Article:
• 17thDecember 1930: Alwar held a banquet to celebrate the 28th anniversary of his reign at the Connaught Rooms, with the Prime Minister, Secretary of State for the Dominions, the Secretary of State for India and most leading delegates in attendance. Moonje recorded in his diary: “8.15 to Connaught Rooms for Banquet which Alwar gave for his 27 years. Arranged on grand scale. Trumpeters were engaged to announce arrival of Maharaja with the PM at the dinner table. There was also an orchestra. Dinner very sumptuous and three or four kinds of wine served. Alwar toasted PM and read speech which lasted ¾ hour. The speech was verbose and full of slavish flattery and was inordinately long. Everyone appeared tired and were commenting.” The Conservative party delegation Secretary RJ Stopford also commented in a letter on 18th December how much the dinner was resented, with guests arriving at 8.15pm and not leaving until midnight, after Alwar’s speech lasted more than an hour. (NMML: Moonje Diary; British Library E346.2.)
  • January 2nd1931: newspapers reported a dinner Alwar put on to celebrate his anniversary for all of his staff. Alwar reportedly sat between his tailor and his boot boy at dinner. All staff were then transported in a charabanc to a picture theatre, where he also sat amongst them. (Evening Standard “Echoes of the Town)
  • January 1st1931: Alwar arrived at No.10 Downing Street just after mid-night and “First Footed” MacDonald in the Scottish tradition, which states that the New Year’s first visitor be either a dark haired man or light haired woman. (Daily Telegraph “Dark-Haired Visitor at No. 10)
  • January 19th1931: “Purdah mystery at Banquet” at Alwar’s farewell banquet. Announced that Maharani would be present but behind a gauze. Guests speculated whether they would get to see the veiled guest throughout the dinner, only to be later told that she never had any intention of attending. (Daily Telegraph “London Day By Day:)
  • February 3rd1931: Viceroy Irwin wrote from New Delhi to his father, the Viscount Halifax, in Doncaster: “I wonder whether in the end you saw the Maharaja of Alwar. I don’t think you will have liked him very much, though he might possibly have interested you. He has a very complex personality; one side of him is quite good, but there is another side which, according to the talk, is very much the reverse of good. Also he is eaten up with vanity and, when in a bad temper, can behave with quite incredible rudeness.” (British Library C152.27)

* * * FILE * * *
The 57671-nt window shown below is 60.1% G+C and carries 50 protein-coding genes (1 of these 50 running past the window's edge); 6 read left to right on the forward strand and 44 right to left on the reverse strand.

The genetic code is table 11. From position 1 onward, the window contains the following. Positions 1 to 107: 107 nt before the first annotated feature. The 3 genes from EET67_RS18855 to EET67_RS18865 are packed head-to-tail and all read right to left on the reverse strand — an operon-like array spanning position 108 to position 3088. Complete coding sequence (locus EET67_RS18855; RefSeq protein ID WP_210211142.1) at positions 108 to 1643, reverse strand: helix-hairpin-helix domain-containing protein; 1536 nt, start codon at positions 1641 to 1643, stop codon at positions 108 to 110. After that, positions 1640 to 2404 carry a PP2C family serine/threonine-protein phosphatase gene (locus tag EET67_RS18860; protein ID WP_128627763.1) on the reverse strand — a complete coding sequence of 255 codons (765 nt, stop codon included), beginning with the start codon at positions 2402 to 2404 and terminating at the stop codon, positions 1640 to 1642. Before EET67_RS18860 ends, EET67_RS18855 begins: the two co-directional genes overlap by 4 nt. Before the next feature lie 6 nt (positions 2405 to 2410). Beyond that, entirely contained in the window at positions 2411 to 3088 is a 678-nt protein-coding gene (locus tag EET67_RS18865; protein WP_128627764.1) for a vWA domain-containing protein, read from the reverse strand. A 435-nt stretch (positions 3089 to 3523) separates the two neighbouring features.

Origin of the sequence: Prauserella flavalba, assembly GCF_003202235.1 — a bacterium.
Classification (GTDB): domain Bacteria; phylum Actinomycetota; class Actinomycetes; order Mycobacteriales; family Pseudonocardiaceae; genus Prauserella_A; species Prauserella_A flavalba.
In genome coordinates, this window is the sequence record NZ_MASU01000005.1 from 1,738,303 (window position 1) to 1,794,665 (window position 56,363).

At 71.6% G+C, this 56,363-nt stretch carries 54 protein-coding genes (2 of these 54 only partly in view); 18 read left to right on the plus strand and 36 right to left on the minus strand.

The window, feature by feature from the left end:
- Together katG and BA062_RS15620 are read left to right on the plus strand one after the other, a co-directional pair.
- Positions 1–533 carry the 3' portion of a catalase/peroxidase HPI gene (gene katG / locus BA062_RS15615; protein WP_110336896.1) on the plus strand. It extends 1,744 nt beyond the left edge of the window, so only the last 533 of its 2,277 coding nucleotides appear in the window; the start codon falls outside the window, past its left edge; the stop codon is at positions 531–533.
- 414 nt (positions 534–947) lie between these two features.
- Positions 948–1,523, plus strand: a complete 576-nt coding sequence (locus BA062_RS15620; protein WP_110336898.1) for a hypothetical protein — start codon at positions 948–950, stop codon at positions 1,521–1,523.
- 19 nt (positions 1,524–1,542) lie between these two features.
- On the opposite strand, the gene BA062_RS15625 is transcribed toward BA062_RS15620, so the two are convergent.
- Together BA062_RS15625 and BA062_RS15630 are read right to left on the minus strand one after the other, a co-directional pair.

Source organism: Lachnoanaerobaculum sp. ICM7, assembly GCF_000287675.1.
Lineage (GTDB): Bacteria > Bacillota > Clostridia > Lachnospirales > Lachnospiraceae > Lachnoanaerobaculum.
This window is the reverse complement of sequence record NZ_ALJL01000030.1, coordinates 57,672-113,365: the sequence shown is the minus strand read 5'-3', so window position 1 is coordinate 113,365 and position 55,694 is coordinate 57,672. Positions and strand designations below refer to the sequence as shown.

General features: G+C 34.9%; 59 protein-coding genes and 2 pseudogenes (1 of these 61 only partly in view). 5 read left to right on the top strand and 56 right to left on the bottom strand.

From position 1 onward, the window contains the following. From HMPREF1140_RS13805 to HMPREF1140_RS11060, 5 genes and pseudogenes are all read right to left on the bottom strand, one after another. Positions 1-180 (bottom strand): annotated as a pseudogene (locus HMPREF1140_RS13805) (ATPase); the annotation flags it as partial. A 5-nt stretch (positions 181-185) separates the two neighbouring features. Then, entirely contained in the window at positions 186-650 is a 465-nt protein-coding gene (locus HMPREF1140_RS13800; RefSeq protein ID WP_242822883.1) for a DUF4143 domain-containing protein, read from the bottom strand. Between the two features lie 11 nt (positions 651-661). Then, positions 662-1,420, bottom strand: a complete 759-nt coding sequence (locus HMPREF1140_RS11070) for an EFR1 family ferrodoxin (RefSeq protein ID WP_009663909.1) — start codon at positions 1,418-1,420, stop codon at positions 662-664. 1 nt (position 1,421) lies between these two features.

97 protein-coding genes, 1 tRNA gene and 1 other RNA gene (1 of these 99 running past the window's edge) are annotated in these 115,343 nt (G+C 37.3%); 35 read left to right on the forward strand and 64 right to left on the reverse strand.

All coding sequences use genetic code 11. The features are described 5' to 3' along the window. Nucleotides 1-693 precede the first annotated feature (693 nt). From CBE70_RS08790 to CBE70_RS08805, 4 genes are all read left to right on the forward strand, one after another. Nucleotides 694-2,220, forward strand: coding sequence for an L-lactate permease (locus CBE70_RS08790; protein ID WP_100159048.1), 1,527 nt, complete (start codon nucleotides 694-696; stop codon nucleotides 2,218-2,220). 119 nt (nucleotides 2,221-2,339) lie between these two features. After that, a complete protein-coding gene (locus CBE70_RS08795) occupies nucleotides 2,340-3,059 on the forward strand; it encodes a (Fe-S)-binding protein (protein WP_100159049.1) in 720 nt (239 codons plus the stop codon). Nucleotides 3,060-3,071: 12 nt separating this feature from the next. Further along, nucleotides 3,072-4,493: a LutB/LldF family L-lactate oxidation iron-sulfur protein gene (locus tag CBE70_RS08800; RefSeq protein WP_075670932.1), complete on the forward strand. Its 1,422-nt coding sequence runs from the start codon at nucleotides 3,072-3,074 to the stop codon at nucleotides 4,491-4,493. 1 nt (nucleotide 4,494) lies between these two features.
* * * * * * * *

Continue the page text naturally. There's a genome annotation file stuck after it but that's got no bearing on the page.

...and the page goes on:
Second Session

  • Alwar attended but did not sit in committee.

Third Session

  • Didn’t attend


  • Deposed and exiled 1933

Sources used

  • National Archives, Kew: PRO 30/69/578/II
  • Nehru Memorial Museum and Library, New Delhi: Dr BS Moonje papers.
  • British Library: IOR/Eur.Mss/C152/27
  • Indian Round Table Conference, 12th November, 1930 - 19th January, 1931, Proceedings (London: H.M. Stationery Office; 1931)
  • R.J. Moore, The Crisis of Indian Unity, 1917-1940 (Oxford: Clarendon Press; 1974)
  • Ian Copland, The Princes of India in the End-Game of Empire, 1917–1947 (Cambridge: Cambridge University Press; 1997)
  • Ian Copland, “Islam and the ‘moral economy’: The Alwar revolt of 1932”, South Asia: Journal of South Asian Studies, 22:s1 (1999), 109-132:
  • Evening Standard “Leaders of the Nation and Empire Join in Great Service of Remembrance at the Cenotaph” (11 Nov 1930)
  • Evening Standard “United States of India: Maharaja of Alwar’s Plea” (18 Nov 1930)
  • Daily Telegraph “London Day By Day: British and Indian Sportsmen”, Issue 23585 (17 Dec 1930), p. 12
  • Evening Standard “Echoes of the Town: Maharaja Entertains his Servants” (2 Jan 1931)
  • Daily Telegraph “Dark-Haired Visitor at No. 10: Premier ‘First-Footed’”, Issue 23598 (3 Jan 1931), p. 11
  • Daily Telegraph “Indian Princes and Empire”, Issue 23612 (20 Jan 1931), p.12
  • Daily Telegraph “London Day By Day: The Maharaja’s Little Joke”, Issue 23613 (21 Jan 1931), p. 12


Secondary literature

Online resources

ImagesPhotograph of Sir Jai Singh Prabhakar, Maharaja of Alwar, from the published biographical guide to delegates at the second session of the Round Table Conference, 1931

"Alwar, Colonel His Highness Shri Sewai Maharaj Sri Jey Singhji Veerendra Shirsmani Dev, G.C.S.I., G.C.I.E., Maharaja of." From Indian Round Table Conference Second Session 1931: Biographical Notes and Photographs of the British and Indian Delegates (London: St. James's Palace). By permission of the British Library (shelfmark T 11187). Reproduced under Open Government Licence v3.0 (